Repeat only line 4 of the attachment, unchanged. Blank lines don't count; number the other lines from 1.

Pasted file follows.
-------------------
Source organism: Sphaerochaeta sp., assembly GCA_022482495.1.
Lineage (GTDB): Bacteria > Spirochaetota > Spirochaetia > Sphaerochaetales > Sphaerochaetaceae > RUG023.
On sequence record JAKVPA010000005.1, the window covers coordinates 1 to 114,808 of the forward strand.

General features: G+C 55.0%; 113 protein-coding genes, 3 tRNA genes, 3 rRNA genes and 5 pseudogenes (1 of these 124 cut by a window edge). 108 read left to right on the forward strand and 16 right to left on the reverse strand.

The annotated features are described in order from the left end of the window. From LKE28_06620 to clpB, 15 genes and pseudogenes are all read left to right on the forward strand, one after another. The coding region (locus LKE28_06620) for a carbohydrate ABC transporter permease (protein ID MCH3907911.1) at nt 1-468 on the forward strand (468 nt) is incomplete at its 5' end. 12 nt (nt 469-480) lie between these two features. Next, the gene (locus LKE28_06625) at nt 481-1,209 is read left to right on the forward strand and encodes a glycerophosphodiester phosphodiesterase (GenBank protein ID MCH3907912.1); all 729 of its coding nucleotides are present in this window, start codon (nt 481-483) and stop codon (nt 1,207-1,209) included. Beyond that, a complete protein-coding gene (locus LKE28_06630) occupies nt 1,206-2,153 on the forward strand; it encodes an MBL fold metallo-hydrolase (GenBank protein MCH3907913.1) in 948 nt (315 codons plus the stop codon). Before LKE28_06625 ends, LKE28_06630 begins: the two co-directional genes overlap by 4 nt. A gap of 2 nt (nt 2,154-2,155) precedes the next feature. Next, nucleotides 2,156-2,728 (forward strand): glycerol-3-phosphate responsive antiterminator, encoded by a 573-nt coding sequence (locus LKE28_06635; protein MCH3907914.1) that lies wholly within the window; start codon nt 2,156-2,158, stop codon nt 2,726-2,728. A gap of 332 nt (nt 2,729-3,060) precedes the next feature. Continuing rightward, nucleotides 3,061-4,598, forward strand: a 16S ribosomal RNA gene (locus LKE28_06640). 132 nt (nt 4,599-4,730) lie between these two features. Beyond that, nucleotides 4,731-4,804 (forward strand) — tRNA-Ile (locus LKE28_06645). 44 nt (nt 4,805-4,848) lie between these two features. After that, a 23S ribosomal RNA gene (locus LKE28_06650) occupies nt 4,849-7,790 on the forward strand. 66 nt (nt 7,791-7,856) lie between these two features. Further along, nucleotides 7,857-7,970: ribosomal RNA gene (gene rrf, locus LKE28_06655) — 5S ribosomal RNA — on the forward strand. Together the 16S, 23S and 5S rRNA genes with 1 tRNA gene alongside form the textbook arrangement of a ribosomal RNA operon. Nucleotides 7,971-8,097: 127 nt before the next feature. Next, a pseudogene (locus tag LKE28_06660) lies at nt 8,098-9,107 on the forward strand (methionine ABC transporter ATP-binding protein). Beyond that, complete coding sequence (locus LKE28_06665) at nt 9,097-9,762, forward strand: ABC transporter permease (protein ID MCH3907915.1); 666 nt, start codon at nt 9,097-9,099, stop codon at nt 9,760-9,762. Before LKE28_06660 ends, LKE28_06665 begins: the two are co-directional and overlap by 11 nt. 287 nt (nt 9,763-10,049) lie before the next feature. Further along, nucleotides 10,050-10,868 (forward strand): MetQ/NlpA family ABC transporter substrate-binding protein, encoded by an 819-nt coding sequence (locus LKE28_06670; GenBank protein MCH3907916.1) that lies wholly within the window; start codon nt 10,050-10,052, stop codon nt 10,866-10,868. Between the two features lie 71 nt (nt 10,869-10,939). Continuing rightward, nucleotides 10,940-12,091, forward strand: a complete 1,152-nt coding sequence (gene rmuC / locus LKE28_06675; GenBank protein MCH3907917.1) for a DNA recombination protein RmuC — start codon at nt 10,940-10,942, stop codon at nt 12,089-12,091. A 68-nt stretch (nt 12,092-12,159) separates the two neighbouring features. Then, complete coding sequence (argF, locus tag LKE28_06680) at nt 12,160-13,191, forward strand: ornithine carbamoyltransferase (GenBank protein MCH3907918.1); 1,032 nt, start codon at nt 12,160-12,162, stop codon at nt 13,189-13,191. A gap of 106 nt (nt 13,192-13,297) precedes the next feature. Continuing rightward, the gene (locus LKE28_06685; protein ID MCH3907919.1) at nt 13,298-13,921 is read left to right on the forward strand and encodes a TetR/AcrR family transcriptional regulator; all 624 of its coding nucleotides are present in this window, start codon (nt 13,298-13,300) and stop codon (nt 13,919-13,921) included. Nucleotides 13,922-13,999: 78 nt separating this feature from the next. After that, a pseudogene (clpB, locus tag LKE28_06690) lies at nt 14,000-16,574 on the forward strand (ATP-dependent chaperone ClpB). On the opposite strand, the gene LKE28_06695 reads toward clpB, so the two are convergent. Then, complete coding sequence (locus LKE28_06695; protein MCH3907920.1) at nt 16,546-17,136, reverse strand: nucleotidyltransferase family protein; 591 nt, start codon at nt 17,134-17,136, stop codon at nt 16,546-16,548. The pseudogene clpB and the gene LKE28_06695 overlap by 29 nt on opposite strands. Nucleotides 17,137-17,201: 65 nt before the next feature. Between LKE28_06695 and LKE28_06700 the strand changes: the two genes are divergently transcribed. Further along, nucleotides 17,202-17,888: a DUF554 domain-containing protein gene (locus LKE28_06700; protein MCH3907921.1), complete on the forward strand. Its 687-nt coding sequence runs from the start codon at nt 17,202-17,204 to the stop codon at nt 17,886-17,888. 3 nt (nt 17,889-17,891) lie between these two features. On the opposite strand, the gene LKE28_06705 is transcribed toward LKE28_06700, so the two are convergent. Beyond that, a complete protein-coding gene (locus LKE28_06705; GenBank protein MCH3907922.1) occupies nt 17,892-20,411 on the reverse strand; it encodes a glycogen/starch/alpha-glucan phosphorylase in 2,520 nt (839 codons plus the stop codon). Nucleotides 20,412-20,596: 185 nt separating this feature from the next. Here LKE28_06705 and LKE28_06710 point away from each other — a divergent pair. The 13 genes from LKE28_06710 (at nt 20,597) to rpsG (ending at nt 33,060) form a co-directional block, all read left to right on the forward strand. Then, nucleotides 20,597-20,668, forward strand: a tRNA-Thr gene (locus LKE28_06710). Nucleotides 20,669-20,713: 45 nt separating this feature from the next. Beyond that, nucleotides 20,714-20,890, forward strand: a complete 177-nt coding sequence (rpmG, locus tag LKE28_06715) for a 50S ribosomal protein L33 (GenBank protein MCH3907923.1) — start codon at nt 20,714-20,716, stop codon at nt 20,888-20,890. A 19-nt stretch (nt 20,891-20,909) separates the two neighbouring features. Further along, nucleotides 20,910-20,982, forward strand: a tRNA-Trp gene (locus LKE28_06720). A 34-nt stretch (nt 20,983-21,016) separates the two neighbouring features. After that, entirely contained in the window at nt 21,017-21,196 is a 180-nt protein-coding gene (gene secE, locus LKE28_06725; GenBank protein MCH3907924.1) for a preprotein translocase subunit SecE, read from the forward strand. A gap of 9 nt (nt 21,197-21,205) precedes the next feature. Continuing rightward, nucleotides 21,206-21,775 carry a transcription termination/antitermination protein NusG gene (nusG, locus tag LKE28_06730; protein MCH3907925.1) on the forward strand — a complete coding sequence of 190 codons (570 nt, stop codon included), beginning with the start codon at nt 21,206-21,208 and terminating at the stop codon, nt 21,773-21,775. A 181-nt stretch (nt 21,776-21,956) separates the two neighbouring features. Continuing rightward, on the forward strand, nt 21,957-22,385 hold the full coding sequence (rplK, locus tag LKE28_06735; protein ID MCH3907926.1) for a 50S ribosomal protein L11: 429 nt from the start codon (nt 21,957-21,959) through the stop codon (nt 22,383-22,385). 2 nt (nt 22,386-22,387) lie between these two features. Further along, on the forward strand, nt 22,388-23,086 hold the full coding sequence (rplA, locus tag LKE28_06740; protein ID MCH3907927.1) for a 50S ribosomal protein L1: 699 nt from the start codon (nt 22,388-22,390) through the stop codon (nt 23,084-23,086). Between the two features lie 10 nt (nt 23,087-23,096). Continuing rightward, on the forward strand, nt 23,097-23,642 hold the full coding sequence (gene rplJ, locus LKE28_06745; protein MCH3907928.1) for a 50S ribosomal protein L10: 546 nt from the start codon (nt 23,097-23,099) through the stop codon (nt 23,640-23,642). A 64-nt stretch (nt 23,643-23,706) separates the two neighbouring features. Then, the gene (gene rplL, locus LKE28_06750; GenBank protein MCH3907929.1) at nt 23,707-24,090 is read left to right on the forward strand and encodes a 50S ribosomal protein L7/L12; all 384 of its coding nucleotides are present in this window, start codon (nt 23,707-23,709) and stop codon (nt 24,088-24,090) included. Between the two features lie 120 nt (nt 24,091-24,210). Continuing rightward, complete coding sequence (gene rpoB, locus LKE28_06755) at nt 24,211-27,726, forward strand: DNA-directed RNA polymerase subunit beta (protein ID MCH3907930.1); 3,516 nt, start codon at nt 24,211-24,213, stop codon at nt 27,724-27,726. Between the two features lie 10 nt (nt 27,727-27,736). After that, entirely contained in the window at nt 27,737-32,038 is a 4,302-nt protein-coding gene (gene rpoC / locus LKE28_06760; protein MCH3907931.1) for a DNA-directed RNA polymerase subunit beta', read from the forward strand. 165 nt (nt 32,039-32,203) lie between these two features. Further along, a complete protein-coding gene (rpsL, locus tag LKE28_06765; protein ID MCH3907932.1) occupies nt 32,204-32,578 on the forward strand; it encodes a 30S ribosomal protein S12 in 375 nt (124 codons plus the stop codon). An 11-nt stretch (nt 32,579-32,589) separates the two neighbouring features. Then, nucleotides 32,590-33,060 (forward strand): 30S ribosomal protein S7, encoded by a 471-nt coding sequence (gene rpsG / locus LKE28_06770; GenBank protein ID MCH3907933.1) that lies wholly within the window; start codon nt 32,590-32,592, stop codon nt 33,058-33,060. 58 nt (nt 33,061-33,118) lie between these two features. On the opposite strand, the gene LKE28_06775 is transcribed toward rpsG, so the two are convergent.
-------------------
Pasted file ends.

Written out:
General features: G+C 55.0%; 113 protein-coding genes, 3 tRNA genes, 3 rRNA genes and 5 pseudogenes (1 of these 124 cut by a window edge). 108 read left to right on the forward strand and 16 right to left on the reverse strand.